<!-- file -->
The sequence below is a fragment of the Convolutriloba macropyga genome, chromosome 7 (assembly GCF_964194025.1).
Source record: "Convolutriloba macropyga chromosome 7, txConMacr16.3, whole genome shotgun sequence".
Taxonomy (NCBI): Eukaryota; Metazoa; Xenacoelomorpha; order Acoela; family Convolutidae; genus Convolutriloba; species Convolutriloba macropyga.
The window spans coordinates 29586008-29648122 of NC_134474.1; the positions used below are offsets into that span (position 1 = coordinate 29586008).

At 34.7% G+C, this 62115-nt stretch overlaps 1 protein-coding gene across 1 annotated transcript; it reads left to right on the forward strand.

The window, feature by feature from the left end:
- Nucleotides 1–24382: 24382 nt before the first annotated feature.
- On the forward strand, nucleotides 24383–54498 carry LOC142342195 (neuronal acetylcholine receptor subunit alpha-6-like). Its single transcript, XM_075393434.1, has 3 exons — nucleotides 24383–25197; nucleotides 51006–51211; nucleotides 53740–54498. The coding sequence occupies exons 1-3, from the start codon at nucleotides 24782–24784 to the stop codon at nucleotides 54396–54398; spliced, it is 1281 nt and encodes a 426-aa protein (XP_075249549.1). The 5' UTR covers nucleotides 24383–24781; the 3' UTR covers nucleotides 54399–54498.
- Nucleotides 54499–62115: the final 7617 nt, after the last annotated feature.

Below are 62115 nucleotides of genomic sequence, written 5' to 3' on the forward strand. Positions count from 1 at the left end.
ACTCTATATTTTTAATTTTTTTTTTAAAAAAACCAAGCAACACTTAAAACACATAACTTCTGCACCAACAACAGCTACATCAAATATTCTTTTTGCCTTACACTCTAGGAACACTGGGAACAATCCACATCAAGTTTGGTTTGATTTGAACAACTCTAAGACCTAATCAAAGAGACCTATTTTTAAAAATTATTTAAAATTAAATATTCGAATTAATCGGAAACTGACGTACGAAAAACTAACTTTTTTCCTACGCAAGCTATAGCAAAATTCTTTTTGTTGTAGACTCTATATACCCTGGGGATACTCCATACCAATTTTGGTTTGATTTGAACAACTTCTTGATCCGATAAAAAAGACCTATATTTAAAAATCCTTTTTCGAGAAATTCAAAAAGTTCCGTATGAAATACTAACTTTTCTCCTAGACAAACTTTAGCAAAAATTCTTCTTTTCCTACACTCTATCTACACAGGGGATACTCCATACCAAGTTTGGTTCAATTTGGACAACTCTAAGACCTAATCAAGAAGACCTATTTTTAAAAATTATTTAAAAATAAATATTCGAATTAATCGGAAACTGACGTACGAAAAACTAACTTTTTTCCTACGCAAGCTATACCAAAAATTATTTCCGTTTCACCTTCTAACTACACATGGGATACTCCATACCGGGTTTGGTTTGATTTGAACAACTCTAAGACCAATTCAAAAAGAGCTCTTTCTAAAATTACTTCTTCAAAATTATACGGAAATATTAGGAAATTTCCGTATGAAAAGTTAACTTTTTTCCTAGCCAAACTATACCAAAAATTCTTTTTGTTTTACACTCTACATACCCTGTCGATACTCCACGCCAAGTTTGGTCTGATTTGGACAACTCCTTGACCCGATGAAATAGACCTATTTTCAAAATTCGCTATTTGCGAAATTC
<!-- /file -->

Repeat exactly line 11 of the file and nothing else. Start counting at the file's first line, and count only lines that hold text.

ACTCTATATTTTTAATTTTTTTTTTAAAAAAACCAAGCAACACTTAAAACACATAACTTCTGCACCAACAACAGCTACATCAAATATTCTTTTTGCCTTACACTCTAGGAACACTGGGAACAATCCACATCAAGTTTGGTTTGATTTGAACAACTCTAAGACCTAATCAAAGAGACCTATTTTTAAAAATTATTTAAAATTAAATATTCGAATTAATCGGAAACTGACGTACGAAAAACTAACTTTTTTCCTACGCAAGCTATAGCAAAATTCTTTTTGTTGTAGACTCTATATACCCTGGGGATACTCCATACCAATTTTGGTTTGATTTGAACAACTTCTTGATCCGATAAAAAAGACCTATATTTAAAAATCCTTTTTCGAGAAATTCAAAAAGTTCCGTATGAAATACTAACTTTTCTCCTAGACAAACTTTAGCAAAAATTCTTCTTTTCCTACACTCTATCTACACAGGGGATACTCCATACCAAGTTTGGTTCAATTTGGACAACTCTAAGACCTAATCAAGAAGACCTATTTTTAAAAATTATTTAAAAATAAATATTCGAATTAATCGGAAACTGACGTACGAAAAACTAACTTTTTTCCTACGCAAGCTATACCAAAAATTATTTCCGTTTCACCTTCTAACTACACATGGGATACTCCATACCGGGTTTGGTTTGATTTGAACAACTCTAAGACCAATTCAAAAAGAGCTCTTTCTAAAATTACTTCTTCAAAATTATACGGAAATATTAGGAAATTTCCGTATGAAAAGTTAACTTTTTTCCTAGCCAAACTATACCAAAAATTCTTTTTGTTTTACACTCTACATACCCTGTCGATACTCCACGCCAAGTTTGGTCTGATTTGGACAACTCCTTGACCCGATGAAATAGACCTATTTTCAAAATTCGCTATTTGCGAAATTC